Let’s face it, many cloud migration projects fail to deliver as promised. Insight Cloud + Data Center Transformation (CDCT) has seen firsthand where clients run into issues with their deployments or make uninformed decisions that directly, and negatively, impact their chances of success.
For a variety of reasons, these companies haven’t experienced the cost reductions, performance enhancements, reduced operational overhead, and other benefits they thought they would get with the cloud. They may wonder why they decided to move applications and workloads to the cloud in the first place. The next instinctive move may be to pull these deployments back onto new infrastructure that must be built out, further exacerbating budgetary challenges.
But it doesn’t have to be that way. By considering several operational concerns and following best practices, enterprises can avoid derailing cloud migrations and begin to realize the benefits they’re hoping for with the cloud.
The importance of strategy
One of the most important considerations is the overall enterprise strategy. Moving ahead to the cloud without having a central plan can lead to sizable cost overruns, resource allocation issues, and an extremely muddled IT environment.
Oddly enough, many companies aren’t certain of how many cloud-based services they use. They also lack a long-term strategy to guide their migration into the cloud. So, one of the priorities when migrating data, applications, and workloads to the cloud should be the development of a master strategy that guides the enterprise toward realizing its objectives with the cloud.
A good preliminary step is getting an objective measure of your cloud readiness and/or maturity from an outside party. Click here to take our online assessment
that provides rankings in 12 operational areas associated with the successful integration of cloud-based services.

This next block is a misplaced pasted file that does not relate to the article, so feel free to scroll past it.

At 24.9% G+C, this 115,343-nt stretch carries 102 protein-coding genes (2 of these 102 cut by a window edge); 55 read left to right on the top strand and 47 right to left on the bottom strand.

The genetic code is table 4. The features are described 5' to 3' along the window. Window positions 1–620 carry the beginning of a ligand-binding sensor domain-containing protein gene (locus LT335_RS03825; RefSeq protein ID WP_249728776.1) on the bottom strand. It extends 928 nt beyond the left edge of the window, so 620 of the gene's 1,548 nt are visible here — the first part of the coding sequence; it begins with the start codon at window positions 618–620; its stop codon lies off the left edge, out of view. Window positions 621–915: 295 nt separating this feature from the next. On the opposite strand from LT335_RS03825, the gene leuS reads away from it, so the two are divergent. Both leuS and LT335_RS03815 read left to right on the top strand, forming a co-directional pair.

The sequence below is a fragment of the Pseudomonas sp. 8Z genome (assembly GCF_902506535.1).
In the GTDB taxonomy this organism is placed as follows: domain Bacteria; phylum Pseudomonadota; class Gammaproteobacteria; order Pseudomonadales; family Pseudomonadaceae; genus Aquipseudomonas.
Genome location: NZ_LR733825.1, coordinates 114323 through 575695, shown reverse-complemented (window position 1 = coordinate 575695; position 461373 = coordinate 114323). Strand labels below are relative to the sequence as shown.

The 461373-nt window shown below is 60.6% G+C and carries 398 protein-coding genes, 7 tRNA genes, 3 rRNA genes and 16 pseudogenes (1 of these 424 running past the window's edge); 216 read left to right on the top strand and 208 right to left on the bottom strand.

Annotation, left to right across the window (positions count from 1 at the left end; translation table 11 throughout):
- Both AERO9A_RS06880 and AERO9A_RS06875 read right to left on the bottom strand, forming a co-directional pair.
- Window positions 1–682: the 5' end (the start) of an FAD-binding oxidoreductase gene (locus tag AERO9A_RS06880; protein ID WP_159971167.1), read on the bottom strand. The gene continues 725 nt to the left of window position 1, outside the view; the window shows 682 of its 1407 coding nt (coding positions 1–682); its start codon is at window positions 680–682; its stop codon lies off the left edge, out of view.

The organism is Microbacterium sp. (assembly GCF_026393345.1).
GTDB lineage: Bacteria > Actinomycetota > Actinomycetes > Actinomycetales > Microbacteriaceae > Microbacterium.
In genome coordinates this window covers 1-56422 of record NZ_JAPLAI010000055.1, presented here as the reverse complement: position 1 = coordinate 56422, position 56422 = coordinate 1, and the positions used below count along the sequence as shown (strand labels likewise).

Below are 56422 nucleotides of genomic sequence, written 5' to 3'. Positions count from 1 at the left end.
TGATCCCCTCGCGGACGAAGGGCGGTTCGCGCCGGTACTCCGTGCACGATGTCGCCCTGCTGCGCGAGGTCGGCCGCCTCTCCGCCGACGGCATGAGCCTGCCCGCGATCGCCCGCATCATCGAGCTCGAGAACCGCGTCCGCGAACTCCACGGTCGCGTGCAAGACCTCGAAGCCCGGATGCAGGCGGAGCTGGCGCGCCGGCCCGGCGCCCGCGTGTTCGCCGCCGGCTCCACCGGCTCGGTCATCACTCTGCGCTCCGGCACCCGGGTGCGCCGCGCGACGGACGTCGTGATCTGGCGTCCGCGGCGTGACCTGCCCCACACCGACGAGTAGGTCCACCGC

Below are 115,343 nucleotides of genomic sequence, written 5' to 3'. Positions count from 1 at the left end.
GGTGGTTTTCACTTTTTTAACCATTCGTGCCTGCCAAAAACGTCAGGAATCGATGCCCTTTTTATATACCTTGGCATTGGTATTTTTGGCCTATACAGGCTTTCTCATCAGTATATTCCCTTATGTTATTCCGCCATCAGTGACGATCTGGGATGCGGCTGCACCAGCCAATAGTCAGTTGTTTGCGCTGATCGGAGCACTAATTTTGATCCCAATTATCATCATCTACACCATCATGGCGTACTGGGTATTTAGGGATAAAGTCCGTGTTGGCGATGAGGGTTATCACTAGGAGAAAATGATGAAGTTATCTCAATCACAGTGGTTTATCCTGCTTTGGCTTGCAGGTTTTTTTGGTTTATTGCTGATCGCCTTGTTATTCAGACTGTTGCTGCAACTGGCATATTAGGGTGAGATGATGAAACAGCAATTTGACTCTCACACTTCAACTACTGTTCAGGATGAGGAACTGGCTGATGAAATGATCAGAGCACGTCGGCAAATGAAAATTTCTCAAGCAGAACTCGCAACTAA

Governance that extends to the cloud
Another important consideration is general business governance. Sensitive data in the cloud needs to be handled with the same level of security, privacy, and integrity as data in a corporate data center. There should be a clear definition of rules as part of an overall governance strategy, which among other benefits, can help reduce or eliminate expensive changes to cloud services.
Project management is key
Many organizations have a set way of handling projects. Reusing cloud-enabled templates for project management is just as vital for cloud migration initiatives as it is for other types of projects.
Project and service management activities include identifying business problems or opportunities, defining solutions, formulating the project strategy, and creating a project team. Companies need to make sure they have the necessary skills to devise and execute cloud migration strategies. And if they don’t, they need to look for a third-party vendor who specializes in these skills to partner with on their cloud journey.
What types of cloud deployments best suit the needs of the organization is another major factor in a cloud migration. The three main types of services — Software as a Service (SaaS), Infrastructure as a Service (IaaS), and Platform as a Service (PaaS) — each present unique opportunities and challenges. Companies need to research deployment options and be prepared to support the service type(s) they choose.
The long and the short of it
Many organizations are moving into cloud deployments and are doing so for the first time. Unsurprisingly, they’re unsure of what lies ahead and have not formulated a comprehensive cloud migration strategy. When moving to the cloud, failing to consider all important factors can jeopardize the chances for success. By taking the time to plan, make necessary changes, and engage with experts, enterprises can increase their likelihood for a successful migration to the cloud.
To learn more about these and other considerations when moving applications, workloads, and data to the cloud, read the whitepaper, "Migrate to the Cloud Securely: 10 Key Factors